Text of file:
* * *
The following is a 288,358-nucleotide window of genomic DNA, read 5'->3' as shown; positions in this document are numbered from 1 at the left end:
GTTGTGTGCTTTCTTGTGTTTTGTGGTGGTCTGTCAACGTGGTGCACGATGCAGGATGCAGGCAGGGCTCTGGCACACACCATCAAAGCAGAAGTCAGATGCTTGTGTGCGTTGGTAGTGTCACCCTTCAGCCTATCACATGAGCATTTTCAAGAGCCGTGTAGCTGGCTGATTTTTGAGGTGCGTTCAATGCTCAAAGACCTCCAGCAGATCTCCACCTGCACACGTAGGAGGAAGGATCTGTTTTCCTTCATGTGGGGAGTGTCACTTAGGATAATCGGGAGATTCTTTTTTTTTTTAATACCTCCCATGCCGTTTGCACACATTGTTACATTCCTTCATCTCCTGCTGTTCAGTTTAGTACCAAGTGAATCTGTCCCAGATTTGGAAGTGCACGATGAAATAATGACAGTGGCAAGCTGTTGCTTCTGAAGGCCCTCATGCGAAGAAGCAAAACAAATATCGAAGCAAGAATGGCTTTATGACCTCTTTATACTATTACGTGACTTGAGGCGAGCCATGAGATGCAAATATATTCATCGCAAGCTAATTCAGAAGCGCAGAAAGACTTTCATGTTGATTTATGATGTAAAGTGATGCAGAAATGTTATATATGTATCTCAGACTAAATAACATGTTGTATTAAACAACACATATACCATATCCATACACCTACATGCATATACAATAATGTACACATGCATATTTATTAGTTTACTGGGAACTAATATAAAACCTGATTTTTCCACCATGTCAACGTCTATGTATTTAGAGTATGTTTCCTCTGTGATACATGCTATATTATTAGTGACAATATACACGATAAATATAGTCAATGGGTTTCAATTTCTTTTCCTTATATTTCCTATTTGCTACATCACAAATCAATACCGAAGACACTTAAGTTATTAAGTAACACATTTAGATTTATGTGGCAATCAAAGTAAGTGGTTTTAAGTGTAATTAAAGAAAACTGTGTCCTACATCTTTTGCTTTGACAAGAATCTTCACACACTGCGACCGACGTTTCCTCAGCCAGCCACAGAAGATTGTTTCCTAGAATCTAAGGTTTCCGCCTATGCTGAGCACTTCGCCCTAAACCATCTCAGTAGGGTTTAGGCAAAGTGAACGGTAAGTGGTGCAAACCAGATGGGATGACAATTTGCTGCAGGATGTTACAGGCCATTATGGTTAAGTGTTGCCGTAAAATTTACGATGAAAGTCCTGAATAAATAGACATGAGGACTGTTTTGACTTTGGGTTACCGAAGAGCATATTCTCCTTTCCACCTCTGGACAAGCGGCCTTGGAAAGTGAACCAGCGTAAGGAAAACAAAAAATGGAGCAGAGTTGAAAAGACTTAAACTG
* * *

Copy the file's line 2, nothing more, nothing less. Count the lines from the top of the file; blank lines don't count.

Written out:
GTTGTGTGCTTTCTTGTGTTTTGTGGTGGTCTGTCAACGTGGTGCACGATGCAGGATGCAGGCAGGGCTCTGGCACACACCATCAAAGCAGAAGTCAGATGCTTGTGTGCGTTGGTAGTGTCACCCTTCAGCCTATCACATGAGCATTTTCAAGAGCCGTGTAGCTGGCTGATTTTTGAGGTGCGTTCAATGCTCAAAGACCTCCAGCAGATCTCCACCTGCACACGTAGGAGGAAGGATCTGTTTTCCTTCATGTGGGGAGTGTCACTTAGGATAATCGGGAGATTCTTTTTTTTTTTAATACCTCCCATGCCGTTTGCACACATTGTTACATTCCTTCATCTCCTGCTGTTCAGTTTAGTACCAAGTGAATCTGTCCCAGATTTGGAAGTGCACGATGAAATAATGACAGTGGCAAGCTGTTGCTTCTGAAGGCCCTCATGCGAAGAAGCAAAACAAATATCGAAGCAAGAATGGCTTTATGACCTCTTTATACTATTACGTGACTTGAGGCGAGCCATGAGATGCAAATATATTCATCGCAAGCTAATTCAGAAGCGCAGAAAGACTTTCATGTTGATTTATGATGTAAAGTGATGCAGAAATGTTATATATGTATCTCAGACTAAATAACATGTTGTATTAAACAACACATATACCATATCCATACACCTACATGCATATACAATAATGTACACATGCATATTTATTAGTTTACTGGGAACTAATATAAAACCTGATTTTTCCACCATGTCAACGTCTATGTATTTAGAGTATGTTTCCTCTGTGATACATGCTATATTATTAGTGACAATATACACGATAAATATAGTCAATGGGTTTCAATTTCTTTTCCTTATATTTCCTATTTGCTACATCACAAATCAATACCGAAGACACTTAAGTTATTAAGTAACACATTTAGATTTATGTGGCAATCAAAGTAAGTGGTTTTAAGTGTAATTAAAGAAAACTGTGTCCTACATCTTTTGCTTTGACAAGAATCTTCACACACTGCGACCGACGTTTCCTCAGCCAGCCACAGAAGATTGTTTCCTAGAATCTAAGGTTTCCGCCTATGCTGAGCACTTCGCCCTAAACCATCTCAGTAGGGTTTAGGCAAAGTGAACGGTAAGTGGTGCAAACCAGATGGGATGACAATTTGCTGCAGGATGTTACAGGCCATTATGGTTAAGTGTTGCCGTAAAATTTACGATGAAAGTCCTGAATAAATAGACATGAGGACTGTTTTGACTTTGGGTTACCGAAGAGCATATTCTCCTTTCCACCTCTGGACAAGCGGCCTTGGAAAGTGAACCAGCGTAAGGAAAACAAAAAATGGAGCAGAGTTGAAAAGACTTAAACTG